Open Loop Pulse Triggering
Results
Coil B
Fig
1 illustrates the dry firing for coil B. The voltage markers give a dV of 0.51V
resulting in a wire current of 51A. Coil
B data shows the wire diameter as 1.0mm so the wire and coil current densities
are 64.9Amm^{1} and 51Amm^{1} respectively. Note that this is
larger than the densities calculated for coil A. Fig 2 shows the current waveform
resulting from firing a projectile.
Fig
1. Coil current during dry firing
Fig
2. Projectile interaction with coil
The
specific shape of the modified current waveform depends on when the current pulse
is terminated. The shape in fig 2 is typical of current pulses close to the optimal
length.
Fig
3  5 illustrate the projectile speed and energy characteristics. Fig 6 plots
the three projectile speed curves for comparison.
Fig
3. Solid projectile No. 1 speed and energy data
Fig
4. 4mm cored projectile speed and energy data
Fig
5. 6mm cored projectile speed and energy data
Fig
6. Projectile Speed Comparison
Coil
Efficiency
Using
the same data processing techniques as described in the results from coil A we
can determine the efficiency of coil B. The data is tabulated below.
Projectile 
Peak Power (W)

Conduction Loss (mJ)

Commutating Loss (mJ)

Total Loss (mJ)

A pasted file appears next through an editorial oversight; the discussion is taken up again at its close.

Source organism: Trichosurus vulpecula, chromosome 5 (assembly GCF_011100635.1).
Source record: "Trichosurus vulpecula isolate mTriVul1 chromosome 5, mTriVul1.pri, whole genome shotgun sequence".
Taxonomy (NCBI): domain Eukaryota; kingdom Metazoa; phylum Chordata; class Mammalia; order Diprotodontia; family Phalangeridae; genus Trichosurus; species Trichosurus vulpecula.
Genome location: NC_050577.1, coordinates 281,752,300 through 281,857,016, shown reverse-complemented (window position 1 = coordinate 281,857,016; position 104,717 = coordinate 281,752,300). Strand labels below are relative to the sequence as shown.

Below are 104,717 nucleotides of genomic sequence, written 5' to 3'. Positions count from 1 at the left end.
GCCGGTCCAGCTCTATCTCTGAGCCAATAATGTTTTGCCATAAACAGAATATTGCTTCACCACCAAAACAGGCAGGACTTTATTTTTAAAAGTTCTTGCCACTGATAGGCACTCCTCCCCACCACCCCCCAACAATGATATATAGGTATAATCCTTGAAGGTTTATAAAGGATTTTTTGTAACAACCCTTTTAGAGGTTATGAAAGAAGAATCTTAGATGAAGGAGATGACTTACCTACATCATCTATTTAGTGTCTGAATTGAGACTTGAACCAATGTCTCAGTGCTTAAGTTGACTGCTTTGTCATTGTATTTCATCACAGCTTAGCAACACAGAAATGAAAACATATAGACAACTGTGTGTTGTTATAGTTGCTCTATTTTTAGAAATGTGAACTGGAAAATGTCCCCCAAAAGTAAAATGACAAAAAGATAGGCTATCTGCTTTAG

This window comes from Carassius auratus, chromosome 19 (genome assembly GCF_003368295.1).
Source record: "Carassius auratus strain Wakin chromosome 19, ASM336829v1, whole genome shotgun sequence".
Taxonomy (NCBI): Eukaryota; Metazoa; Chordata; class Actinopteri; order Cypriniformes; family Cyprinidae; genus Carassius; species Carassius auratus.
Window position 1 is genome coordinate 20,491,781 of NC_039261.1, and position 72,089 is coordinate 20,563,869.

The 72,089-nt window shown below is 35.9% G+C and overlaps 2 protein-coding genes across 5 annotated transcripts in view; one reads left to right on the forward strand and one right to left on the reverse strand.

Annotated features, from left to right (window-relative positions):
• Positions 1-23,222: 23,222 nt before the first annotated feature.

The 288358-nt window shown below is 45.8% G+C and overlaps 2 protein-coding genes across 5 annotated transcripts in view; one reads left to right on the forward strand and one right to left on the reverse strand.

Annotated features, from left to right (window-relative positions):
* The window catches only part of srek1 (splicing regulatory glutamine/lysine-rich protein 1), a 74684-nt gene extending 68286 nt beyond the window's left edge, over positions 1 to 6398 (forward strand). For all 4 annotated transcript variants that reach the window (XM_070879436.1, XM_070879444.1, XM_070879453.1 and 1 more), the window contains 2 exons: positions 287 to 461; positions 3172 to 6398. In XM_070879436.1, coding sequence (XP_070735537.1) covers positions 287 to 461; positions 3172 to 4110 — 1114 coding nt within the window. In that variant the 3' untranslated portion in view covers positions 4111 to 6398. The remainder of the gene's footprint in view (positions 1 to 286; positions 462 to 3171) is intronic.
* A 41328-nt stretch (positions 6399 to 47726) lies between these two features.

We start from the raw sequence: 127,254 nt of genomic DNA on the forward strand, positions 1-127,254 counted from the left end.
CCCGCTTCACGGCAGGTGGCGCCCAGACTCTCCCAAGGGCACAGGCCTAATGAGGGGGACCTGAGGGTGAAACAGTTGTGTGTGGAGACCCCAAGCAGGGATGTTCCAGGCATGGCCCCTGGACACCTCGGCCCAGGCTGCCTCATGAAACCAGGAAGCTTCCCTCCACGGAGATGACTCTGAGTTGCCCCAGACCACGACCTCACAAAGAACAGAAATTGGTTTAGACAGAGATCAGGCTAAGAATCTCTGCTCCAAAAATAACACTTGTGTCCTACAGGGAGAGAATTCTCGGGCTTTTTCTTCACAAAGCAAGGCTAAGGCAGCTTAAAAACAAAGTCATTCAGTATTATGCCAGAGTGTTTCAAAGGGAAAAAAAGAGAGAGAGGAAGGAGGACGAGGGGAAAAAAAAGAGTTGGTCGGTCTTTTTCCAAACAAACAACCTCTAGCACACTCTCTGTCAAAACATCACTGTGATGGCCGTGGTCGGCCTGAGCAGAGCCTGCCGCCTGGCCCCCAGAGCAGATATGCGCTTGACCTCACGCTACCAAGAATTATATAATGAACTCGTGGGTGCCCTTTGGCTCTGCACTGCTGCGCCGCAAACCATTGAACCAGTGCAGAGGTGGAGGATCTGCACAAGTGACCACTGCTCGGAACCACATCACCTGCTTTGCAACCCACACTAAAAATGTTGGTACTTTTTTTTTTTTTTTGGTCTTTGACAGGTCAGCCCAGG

Kinetic Energy (mJ)

Efficiency (%)

Solid No.1 
1.350E+3 +/ 2.5E+1

1.0040E+4

8.16E+2

1.0856E+4

5.06E+2 +/ 1.5E+1

4.45E+0 +/ 1.4E1

4mm Cored No.1 
1.350E+3 +/ 2.5E+1

9.138E+3

8.03E+2

9.941E+3

4.72E+2 +/ 1.5E+1

4.53E+0 +/ 1.5E1

6mm Cored No.1 
1.350E+3 +/ 2.5E+1

8.847E+3

8.02E+2

9.249E+3

4.04E+2 +/ 1.5E+1

4.19E+0 +/ 1.6E1

Table
1. Energy and efficiency data
It's
still not clear if there is really any distinguishable difference in coil efficiency
with different projectiles. One thing you may have noticed is that I haven't included
and error value with the coil losses. The reason for this is that I don't know
what the error is likely to be from the integrations. I suppose I could guesstimate
a value of, say, 5% but it's not really important at the moment. I would certainly
argue that the efficiency of coil B is greater than that of coil A. Finally we
can see that the peak power is close to double that of coil A, it's quite a jump
however the energy dissipated only raises the coils temperature by around 0.2^{0}C.
Looks like there's plenty of room for more power!